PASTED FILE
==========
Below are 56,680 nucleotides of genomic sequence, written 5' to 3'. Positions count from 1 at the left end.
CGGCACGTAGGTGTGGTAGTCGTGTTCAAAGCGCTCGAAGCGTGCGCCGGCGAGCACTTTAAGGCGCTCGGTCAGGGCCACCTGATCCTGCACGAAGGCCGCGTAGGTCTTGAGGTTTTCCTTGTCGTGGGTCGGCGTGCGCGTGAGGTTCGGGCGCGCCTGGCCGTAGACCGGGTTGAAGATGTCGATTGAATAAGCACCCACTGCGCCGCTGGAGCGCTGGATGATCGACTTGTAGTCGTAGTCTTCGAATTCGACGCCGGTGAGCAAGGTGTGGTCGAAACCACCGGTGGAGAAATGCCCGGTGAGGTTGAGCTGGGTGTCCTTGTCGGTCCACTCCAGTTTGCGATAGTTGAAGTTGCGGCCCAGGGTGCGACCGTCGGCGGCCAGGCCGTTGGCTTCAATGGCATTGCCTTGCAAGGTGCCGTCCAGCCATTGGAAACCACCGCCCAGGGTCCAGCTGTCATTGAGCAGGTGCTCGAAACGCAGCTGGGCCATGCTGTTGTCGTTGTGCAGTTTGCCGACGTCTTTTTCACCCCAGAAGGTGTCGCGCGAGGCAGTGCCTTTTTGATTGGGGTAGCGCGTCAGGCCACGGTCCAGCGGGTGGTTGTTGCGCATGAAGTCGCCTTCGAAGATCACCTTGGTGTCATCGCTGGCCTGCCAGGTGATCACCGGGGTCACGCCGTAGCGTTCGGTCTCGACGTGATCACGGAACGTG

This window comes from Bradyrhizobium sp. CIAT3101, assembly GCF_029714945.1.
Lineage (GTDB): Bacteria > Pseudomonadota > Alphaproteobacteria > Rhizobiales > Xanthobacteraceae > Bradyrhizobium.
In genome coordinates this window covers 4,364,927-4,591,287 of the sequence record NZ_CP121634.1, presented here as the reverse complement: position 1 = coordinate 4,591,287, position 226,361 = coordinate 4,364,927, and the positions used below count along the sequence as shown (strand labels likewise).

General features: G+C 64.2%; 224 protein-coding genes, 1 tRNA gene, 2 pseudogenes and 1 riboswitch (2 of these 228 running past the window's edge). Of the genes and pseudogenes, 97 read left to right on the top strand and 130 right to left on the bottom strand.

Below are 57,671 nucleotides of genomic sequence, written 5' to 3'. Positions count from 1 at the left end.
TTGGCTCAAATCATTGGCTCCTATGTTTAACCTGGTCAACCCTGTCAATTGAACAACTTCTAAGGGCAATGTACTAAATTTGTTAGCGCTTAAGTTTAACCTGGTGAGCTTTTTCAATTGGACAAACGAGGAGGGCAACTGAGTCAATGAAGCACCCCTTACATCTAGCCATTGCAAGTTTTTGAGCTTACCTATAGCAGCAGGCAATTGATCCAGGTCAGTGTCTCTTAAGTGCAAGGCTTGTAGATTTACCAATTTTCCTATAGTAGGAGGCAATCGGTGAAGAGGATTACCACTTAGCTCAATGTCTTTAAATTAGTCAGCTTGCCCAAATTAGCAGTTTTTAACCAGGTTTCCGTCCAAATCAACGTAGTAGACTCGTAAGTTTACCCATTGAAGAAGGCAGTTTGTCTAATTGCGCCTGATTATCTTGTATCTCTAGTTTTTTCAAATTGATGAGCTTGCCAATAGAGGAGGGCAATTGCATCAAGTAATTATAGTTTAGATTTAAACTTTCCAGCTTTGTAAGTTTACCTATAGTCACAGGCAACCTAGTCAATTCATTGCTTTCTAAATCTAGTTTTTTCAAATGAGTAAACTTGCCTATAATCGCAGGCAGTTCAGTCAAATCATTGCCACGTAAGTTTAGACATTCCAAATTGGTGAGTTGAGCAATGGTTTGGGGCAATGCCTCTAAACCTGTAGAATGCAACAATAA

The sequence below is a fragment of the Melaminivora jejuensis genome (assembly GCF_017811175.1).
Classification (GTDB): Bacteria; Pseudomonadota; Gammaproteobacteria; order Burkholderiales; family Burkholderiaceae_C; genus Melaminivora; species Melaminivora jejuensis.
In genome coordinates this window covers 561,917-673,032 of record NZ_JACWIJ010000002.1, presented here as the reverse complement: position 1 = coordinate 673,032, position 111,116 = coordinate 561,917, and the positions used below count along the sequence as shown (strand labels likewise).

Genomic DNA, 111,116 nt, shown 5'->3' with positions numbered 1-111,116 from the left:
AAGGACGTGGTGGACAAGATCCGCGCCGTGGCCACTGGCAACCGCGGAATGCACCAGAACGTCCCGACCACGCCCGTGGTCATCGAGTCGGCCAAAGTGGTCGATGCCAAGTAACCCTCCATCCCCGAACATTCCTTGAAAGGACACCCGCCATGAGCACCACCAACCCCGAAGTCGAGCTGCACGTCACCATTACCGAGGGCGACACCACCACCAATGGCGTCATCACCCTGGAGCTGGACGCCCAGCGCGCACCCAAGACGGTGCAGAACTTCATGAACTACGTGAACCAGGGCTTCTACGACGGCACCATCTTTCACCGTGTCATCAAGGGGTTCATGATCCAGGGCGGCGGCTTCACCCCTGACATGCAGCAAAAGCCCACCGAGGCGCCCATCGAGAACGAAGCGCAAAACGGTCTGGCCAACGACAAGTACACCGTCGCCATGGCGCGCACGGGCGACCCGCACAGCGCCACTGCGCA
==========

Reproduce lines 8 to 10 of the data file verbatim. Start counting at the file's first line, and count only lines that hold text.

TTGGCTCAAATCATTGGCTCCTATGTTTAACCTGGTCAACCCTGTCAATTGAACAACTTCTAAGGGCAATGTACTAAATTTGTTAGCGCTTAAGTTTAACCTGGTGAGCTTTTTCAATTGGACAAACGAGGAGGGCAACTGAGTCAATGAAGCACCCCTTACATCTAGCCATTGCAAGTTTTTGAGCTTACCTATAGCAGCAGGCAATTGATCCAGGTCAGTGTCTCTTAAGTGCAAGGCTTGTAGATTTACCAATTTTCCTATAGTAGGAGGCAATCGGTGAAGAGGATTACCACTTAGCTCAATGTCTTTAAATTAGTCAGCTTGCCCAAATTAGCAGTTTTTAACCAGGTTTCCGTCCAAATCAACGTAGTAGACTCGTAAGTTTACCCATTGAAGAAGGCAGTTTGTCTAATTGCGCCTGATTATCTTGTATCTCTAGTTTTTTCAAATTGATGAGCTTGCCAATAGAGGAGGGCAATTGCATCAAGTAATTATAGTTTAGATTTAAACTTTCCAGCTTTGTAAGTTTACCTATAGTCACAGGCAACCTAGTCAATTCATTGCTTTCTAAATCTAGTTTTTTCAAATGAGTAAACTTGCCTATAATCGCAGGCAGTTCAGTCAAATCATTGCCACGTAAGTTTAGACATTCCAAATTGGTGAGTTGAGCAATGGTTTGGGGCAATGCCTCTAAACCTGTAGAATGCAACAATAA

The sequence below is a fragment of the Melaminivora jejuensis genome (assembly GCF_017811175.1).
Classification (GTDB): Bacteria; Pseudomonadota; Gammaproteobacteria; order Burkholderiales; family Burkholderiaceae_C; genus Melaminivora; species Melaminivora jejuensis.